Quiz: Why Do Your Gums Bleed?

Gum disease happens when there's too much bacteria in your gums from improper brushing.

Combined with a weakened immune system due to stress, smoking, and lack of sleep, the bone and gum around your teeth start to melt away. As a result, your teeth become loose and shakey, and may eventually fall out.

Gum disease is insidious, and sometimes can be pain-free. I've noticed patients tend to live in denial for a long time, and seek help only when it is TOO LATE. By this time, their teeth will have lost all its surrounding bone, and extraction is the only solution :(

So when should you pay a visit to your dentist help? Take this quiz to find out!

1. Do your gums bleed when you brush, or even bleed spontaneously?

brush with blood

 

Recently, I saw a patient who told me that his gums bleed when he sucks on sweets. I asked him why he didn’t seek help earlier - he responded that he thought it was normal!!! This went on until he made a passing comment about his bleeding gums to a colleague. Said colleague convinced him that something was wrong, and dragged him down to see me. He owes her LOTS I think!! 😅

2. Are your gums receding and pulling away from your teeth?

 

Very often, gums recede when the bone around the tooth melts away from gum disease. So if you notice your teeth getting longer and longer, do get a dental check-up!

3. Are your gums sore or painful?

 

The inflammation caused by gum disease can cause soreness. Having gum disease is like having a huge wound in your mouth - the size of the wound is about the size of your palm. You wouldn’t be walking around with a huge wound on your hand, would you?

Bacteria and all sorts of germs can get into your body when the protective barrier in the oral cavity is damaged. That’s why it is so important to get gum disease treated ASAP!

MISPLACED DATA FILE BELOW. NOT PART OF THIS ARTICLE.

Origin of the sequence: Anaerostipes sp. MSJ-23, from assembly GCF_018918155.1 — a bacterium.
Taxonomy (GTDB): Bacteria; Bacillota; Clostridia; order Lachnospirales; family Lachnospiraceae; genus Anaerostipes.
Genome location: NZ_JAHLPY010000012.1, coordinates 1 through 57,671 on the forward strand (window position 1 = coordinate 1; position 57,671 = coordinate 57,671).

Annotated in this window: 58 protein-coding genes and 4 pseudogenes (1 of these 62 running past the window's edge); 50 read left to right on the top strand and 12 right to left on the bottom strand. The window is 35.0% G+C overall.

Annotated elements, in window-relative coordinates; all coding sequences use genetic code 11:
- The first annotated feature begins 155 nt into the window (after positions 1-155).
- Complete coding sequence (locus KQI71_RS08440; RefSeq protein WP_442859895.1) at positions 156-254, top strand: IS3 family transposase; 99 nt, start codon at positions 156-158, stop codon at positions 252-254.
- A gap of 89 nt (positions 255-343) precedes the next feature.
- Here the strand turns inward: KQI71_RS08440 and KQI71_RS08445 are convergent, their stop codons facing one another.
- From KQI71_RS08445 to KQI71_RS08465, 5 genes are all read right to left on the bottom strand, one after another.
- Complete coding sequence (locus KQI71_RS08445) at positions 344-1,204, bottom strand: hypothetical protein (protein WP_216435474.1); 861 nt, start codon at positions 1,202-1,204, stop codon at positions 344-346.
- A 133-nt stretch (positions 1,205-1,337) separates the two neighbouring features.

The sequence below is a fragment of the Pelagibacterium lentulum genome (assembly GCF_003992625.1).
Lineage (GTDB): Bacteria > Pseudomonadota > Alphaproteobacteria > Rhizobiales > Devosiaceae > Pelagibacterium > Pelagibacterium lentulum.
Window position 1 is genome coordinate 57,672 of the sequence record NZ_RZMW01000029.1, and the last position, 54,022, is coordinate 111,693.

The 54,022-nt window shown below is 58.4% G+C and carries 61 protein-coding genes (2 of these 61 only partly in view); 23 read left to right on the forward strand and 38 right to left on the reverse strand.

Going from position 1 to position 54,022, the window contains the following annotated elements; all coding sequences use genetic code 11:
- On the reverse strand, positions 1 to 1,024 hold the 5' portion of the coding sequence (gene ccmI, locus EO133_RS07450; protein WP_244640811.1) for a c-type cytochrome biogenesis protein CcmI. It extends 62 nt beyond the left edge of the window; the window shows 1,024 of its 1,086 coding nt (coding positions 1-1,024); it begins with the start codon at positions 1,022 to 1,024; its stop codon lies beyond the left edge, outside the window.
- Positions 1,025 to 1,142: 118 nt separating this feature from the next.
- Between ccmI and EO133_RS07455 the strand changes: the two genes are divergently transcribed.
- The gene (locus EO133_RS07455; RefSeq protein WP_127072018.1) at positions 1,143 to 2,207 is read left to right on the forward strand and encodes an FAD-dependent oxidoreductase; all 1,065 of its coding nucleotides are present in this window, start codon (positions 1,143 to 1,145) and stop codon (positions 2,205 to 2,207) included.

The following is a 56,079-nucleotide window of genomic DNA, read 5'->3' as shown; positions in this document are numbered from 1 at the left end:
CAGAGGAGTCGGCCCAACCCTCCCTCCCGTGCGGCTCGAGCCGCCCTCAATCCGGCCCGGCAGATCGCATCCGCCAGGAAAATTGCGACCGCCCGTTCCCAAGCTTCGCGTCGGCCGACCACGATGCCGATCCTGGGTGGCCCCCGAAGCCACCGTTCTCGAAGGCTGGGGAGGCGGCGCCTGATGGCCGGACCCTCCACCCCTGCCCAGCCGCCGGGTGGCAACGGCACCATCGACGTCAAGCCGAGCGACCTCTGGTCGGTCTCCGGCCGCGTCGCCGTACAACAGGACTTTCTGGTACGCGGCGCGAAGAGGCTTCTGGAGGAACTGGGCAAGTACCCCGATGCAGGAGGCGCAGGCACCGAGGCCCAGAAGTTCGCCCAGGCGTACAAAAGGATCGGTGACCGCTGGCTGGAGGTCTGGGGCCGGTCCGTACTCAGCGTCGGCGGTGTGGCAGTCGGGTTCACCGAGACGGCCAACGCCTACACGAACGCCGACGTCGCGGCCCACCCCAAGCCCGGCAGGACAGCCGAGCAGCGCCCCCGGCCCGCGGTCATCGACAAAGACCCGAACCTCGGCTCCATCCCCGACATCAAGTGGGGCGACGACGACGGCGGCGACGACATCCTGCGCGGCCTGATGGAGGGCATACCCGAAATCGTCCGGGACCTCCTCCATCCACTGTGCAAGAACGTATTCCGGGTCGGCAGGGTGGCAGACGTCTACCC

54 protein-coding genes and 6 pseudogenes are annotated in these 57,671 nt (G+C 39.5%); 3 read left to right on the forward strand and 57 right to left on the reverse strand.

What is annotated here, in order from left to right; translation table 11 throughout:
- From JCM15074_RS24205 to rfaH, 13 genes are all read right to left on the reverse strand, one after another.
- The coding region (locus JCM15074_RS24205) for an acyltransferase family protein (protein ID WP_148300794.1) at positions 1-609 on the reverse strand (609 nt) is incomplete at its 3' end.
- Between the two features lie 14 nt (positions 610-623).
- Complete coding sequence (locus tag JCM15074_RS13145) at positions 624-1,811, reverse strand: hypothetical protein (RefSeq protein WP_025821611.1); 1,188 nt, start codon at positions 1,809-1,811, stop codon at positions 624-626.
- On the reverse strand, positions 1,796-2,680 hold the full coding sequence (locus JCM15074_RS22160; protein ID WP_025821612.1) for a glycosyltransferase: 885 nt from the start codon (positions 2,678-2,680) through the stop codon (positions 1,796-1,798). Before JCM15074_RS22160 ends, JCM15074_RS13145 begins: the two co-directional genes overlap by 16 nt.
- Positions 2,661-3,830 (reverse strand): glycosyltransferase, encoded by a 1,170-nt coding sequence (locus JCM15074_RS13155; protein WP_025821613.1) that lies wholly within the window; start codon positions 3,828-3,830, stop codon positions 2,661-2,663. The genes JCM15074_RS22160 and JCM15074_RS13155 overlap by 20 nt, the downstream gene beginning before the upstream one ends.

4. Are your teeth starting to space out?

Spaces between teeth

 

As the bone between the teeth is lost, black triangles develop. It doesn’t look good, and may even affect the way you speak, especially if the bone loss happens around the front teeth.

When the support around teeth is lost, the biting forces also cause the teeth to splay out. This leads to even bigger gaps between your teeth!

5. Do you have persistent bad breath?

 

Gum disease-causing bacteria hide in the gums and produce Sulphur, one of the smelliest volatile compounds.

Sulphuric compounds are also produced in volcanoes, rotten eggs and the bathroom sink/drain. So don't blame your partner or friends for not going near you, because your breath could literally smell like the bathroom sink 🤢

6. Are your teeth becoming shaky?

 

As the bone around teeth starts melting away, support is lost and your teeth lose anchorage. When the bone loss is severe enough, teeth will literally fall out from your mouth. So sad!

7. Does pus or white stuff ooze out from your gums?

Gums

 

Pus is a collection of dead white blood cells, bacteria, and other tissues - all casualties of the on-going war in your mouth.

When a person has gum disease, the body is constantly trying to fight and wall off the invaders. It's very tiring for your immune system.

And if you have pus, it just means that your body is already suffering a lot of casualties!


Dr Marlene Teo

If you answered yes to more than 4 of these symptoms, it could mean that you have gum disease. So go see your dentist or periodontist soon! #Don’tsaybojio!

Dr Marlene Teo is a Periodontist (gum specialist) at TP Dental. She holds a joint appointment as Adjunct Senior Lecturer at the National University of Singapore. Dr Teo passionately believes in leading a holistic and healthy lifestyle to boost immunity and combat periodontal disease.

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All content posted is for general informational purposes only and is not a substitute for professional medical advice. This Q&A is not a patient consultation and any information provided herein is not intended to replace consultation with a qualified medical professional. If you think you may have a medical emergency, call your doctor immediately. Always seek the advice of your doctor before starting or changing treatment.

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